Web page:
Prevention and Intervention Strategies

One of Project Covitality’s objectives is to compile information about promising and effective school-based prevention and intervention straits, both for the individual student and schoolwide contexts. This section of the website will be regularly updated with information about research and best practices that provide strategies to foster the SEHS core 12 positive self-schemas. 

The SEHS is a multidimensional assessment of adolescent’s psychological strengths. The SEHS conceptual foundation is based on the supposition that as all youth develop they address fundamental developmental tasks that have implications for their subjective well-being.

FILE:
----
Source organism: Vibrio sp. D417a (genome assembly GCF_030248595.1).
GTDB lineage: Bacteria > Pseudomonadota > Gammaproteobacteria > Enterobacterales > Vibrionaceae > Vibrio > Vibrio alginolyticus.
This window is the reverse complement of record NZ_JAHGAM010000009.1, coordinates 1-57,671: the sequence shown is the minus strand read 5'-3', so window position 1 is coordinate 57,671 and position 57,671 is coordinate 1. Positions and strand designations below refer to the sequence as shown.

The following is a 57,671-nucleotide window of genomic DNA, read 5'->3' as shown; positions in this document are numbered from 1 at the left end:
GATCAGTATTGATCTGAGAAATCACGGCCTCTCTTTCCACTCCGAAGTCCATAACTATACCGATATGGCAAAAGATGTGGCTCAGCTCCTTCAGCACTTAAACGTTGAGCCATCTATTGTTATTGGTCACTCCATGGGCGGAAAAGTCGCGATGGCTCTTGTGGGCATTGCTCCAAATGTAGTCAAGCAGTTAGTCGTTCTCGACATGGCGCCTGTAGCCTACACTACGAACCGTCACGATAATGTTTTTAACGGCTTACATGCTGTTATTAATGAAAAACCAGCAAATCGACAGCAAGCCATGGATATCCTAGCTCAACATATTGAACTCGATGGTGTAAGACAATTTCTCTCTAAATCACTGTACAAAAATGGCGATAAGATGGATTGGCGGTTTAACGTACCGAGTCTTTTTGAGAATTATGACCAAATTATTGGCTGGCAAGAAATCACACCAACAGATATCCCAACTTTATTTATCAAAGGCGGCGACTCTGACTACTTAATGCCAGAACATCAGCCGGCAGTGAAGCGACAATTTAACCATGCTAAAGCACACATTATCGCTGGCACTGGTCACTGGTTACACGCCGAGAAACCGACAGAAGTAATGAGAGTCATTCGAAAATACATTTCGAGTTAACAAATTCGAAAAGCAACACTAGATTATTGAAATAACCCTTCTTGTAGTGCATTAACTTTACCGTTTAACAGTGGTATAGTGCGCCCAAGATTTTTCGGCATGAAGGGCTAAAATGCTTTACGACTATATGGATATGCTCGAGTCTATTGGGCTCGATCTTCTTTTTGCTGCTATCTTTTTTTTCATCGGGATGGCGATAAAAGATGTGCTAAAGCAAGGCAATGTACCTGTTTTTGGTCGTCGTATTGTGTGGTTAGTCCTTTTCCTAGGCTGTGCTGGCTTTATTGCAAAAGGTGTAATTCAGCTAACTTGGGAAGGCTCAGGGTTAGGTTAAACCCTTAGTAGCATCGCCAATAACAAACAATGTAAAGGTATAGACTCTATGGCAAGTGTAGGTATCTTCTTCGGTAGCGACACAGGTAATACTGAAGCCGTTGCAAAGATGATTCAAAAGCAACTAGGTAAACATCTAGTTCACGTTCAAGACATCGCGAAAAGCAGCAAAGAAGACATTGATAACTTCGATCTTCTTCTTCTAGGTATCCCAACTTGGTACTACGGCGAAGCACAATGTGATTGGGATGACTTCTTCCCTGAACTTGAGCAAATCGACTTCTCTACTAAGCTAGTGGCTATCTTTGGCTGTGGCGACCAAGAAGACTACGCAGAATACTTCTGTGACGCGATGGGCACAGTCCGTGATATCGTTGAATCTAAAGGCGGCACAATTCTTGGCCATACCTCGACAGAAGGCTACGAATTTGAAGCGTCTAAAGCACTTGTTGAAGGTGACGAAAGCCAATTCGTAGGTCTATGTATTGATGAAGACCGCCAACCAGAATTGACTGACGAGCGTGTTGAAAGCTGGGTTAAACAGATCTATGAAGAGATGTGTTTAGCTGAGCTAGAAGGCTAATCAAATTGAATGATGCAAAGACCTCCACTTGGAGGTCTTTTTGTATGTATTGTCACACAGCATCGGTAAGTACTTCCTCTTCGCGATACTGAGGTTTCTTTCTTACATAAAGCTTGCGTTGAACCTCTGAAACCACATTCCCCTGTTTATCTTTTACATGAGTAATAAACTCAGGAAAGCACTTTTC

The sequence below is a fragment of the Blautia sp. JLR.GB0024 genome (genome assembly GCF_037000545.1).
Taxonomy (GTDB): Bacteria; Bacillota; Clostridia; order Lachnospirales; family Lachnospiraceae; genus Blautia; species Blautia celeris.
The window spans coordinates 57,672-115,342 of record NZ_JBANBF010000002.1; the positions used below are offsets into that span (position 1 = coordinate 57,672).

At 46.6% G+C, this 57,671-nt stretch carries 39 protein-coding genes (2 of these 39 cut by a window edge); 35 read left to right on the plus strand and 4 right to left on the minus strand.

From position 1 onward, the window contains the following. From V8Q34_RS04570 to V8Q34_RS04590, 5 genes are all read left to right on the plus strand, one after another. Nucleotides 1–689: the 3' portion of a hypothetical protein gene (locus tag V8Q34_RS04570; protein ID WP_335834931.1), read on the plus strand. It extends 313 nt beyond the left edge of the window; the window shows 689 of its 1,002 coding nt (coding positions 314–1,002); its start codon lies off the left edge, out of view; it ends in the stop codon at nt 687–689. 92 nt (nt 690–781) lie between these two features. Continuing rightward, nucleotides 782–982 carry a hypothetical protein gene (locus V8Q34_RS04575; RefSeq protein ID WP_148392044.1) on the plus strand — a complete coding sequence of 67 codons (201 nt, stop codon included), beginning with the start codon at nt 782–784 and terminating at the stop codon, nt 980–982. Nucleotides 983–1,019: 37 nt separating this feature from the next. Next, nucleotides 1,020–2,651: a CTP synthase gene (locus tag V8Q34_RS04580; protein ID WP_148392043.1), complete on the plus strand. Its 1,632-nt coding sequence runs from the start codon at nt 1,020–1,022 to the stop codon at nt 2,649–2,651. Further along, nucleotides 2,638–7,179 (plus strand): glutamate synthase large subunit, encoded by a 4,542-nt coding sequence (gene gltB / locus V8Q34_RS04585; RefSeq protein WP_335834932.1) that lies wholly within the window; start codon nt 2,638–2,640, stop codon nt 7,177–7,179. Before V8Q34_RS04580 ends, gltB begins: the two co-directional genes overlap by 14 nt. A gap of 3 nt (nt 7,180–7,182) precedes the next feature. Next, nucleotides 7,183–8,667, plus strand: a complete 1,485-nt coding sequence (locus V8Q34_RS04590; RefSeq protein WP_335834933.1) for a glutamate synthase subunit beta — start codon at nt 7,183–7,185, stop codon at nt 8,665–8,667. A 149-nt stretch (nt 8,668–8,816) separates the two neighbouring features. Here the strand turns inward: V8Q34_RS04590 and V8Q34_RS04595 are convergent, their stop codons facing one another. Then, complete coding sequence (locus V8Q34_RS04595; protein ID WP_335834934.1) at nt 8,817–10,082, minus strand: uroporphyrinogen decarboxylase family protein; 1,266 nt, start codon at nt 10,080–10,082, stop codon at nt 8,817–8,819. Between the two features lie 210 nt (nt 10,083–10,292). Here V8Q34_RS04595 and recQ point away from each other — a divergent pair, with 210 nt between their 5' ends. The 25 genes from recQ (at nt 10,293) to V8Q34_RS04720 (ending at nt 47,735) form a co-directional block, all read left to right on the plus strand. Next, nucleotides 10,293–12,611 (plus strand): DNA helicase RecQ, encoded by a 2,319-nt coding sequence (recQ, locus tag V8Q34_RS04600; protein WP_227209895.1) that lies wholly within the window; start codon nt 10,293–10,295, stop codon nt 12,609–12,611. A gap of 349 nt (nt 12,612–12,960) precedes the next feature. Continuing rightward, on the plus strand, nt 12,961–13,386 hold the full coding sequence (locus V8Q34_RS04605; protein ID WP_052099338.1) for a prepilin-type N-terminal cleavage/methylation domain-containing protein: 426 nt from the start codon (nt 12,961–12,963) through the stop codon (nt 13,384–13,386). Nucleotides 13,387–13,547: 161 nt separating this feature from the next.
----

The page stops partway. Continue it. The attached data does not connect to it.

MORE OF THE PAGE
As this developmental process unfolds, a youth builds basic self-other attitudes or cognitive dispositions. These dispositions help a youth organize his or her world and his or her place in it to foster positive development and protect against psychological distress. In addition, the SEHS model suggests that these dispositions work in tandem to foster higher levels of subjective well-being. The combined and interactive effect of positive psychological dispositions has been called covitality

The SEHS-S assesses core psychosocial strengths based on a higher-order model that consists of four latent traits (each comprised of three measured subscales): belief-in-self (with subscales of self-efficacy, self-awareness, and persistence), belief-in-others (with subscales of school support, peer support, and family coherence), emotional competence (with subscales of emotional regulation, behavioral self-control, and empathy), and engaged living (with subscales of gratitude, zest, and optimism (Furlong et al., 2013). The following figure shows the SEHS-Secondary conceptual model around which strategies will be organized.

© iCSBYD 2016